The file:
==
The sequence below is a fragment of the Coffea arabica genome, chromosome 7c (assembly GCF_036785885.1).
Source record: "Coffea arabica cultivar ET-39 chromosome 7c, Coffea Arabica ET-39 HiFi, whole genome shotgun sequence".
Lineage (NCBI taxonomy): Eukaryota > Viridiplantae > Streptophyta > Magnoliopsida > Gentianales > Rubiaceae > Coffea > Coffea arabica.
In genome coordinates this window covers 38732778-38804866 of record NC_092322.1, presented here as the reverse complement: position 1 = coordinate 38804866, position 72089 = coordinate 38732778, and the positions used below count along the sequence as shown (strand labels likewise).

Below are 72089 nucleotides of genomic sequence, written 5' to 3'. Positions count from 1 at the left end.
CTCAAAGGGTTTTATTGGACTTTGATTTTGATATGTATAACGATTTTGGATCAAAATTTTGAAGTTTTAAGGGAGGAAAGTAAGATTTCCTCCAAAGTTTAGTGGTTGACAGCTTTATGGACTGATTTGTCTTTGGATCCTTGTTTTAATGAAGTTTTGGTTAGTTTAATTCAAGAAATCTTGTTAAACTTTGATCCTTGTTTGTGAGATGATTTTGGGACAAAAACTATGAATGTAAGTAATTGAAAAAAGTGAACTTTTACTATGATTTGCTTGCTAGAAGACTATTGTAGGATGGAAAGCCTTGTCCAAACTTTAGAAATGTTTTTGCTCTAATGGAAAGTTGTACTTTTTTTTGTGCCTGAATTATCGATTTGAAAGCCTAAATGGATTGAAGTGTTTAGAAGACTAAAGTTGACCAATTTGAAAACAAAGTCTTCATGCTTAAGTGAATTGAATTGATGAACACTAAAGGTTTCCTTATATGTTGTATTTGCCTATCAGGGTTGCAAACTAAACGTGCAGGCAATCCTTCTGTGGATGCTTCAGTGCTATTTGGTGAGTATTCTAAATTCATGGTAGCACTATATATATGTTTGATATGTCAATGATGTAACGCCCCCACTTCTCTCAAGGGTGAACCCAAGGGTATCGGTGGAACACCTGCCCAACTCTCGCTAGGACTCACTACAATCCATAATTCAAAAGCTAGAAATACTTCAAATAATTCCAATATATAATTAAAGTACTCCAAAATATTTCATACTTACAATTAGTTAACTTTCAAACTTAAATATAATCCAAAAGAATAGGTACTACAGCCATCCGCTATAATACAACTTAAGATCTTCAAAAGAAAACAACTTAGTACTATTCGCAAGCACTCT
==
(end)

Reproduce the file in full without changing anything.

The sequence below is a fragment of the Coffea arabica genome, chromosome 7c (assembly GCF_036785885.1).
Source record: "Coffea arabica cultivar ET-39 chromosome 7c, Coffea Arabica ET-39 HiFi, whole genome shotgun sequence".
Lineage (NCBI taxonomy): Eukaryota > Viridiplantae > Streptophyta > Magnoliopsida > Gentianales > Rubiaceae > Coffea > Coffea arabica.
In genome coordinates this window covers 38732778-38804866 of record NC_092322.1, presented here as the reverse complement: position 1 = coordinate 38804866, position 72089 = coordinate 38732778, and the positions used below count along the sequence as shown (strand labels likewise).

Below are 72089 nucleotides of genomic sequence, written 5' to 3'. Positions count from 1 at the left end.
CTCAAAGGGTTTTATTGGACTTTGATTTTGATATGTATAACGATTTTGGATCAAAATTTTGAAGTTTTAAGGGAGGAAAGTAAGATTTCCTCCAAAGTTTAGTGGTTGACAGCTTTATGGACTGATTTGTCTTTGGATCCTTGTTTTAATGAAGTTTTGGTTAGTTTAATTCAAGAAATCTTGTTAAACTTTGATCCTTGTTTGTGAGATGATTTTGGGACAAAAACTATGAATGTAAGTAATTGAAAAAAGTGAACTTTTACTATGATTTGCTTGCTAGAAGACTATTGTAGGATGGAAAGCCTTGTCCAAACTTTAGAAATGTTTTTGCTCTAATGGAAAGTTGTACTTTTTTTTGTGCCTGAATTATCGATTTGAAAGCCTAAATGGATTGAAGTGTTTAGAAGACTAAAGTTGACCAATTTGAAAACAAAGTCTTCATGCTTAAGTGAATTGAATTGATGAACACTAAAGGTTTCCTTATATGTTGTATTTGCCTATCAGGGTTGCAAACTAAACGTGCAGGCAATCCTTCTGTGGATGCTTCAGTGCTATTTGGTGAGTATTCTAAATTCATGGTAGCACTATATATATGTTTGATATGTCAATGATGTAACGCCCCCACTTCTCTCAAGGGTGAACCCAAGGGTATCGGTGGAACACCTGCCCAACTCTCGCTAGGACTCACTACAATCCATAATTCAAAAGCTAGAAATACTTCAAATAATTCCAATATATAATTAAAGTACTCCAAAATATTTCATACTTACAATTAGTTAACTTTCAAACTTAAATATAATCCAAAAGAATAGGTACTACAGCCATCCGCTATAATACAACTTAAGATCTTCAAAAGAAAACAACTTAGTACTATTCGCAAGCACTCT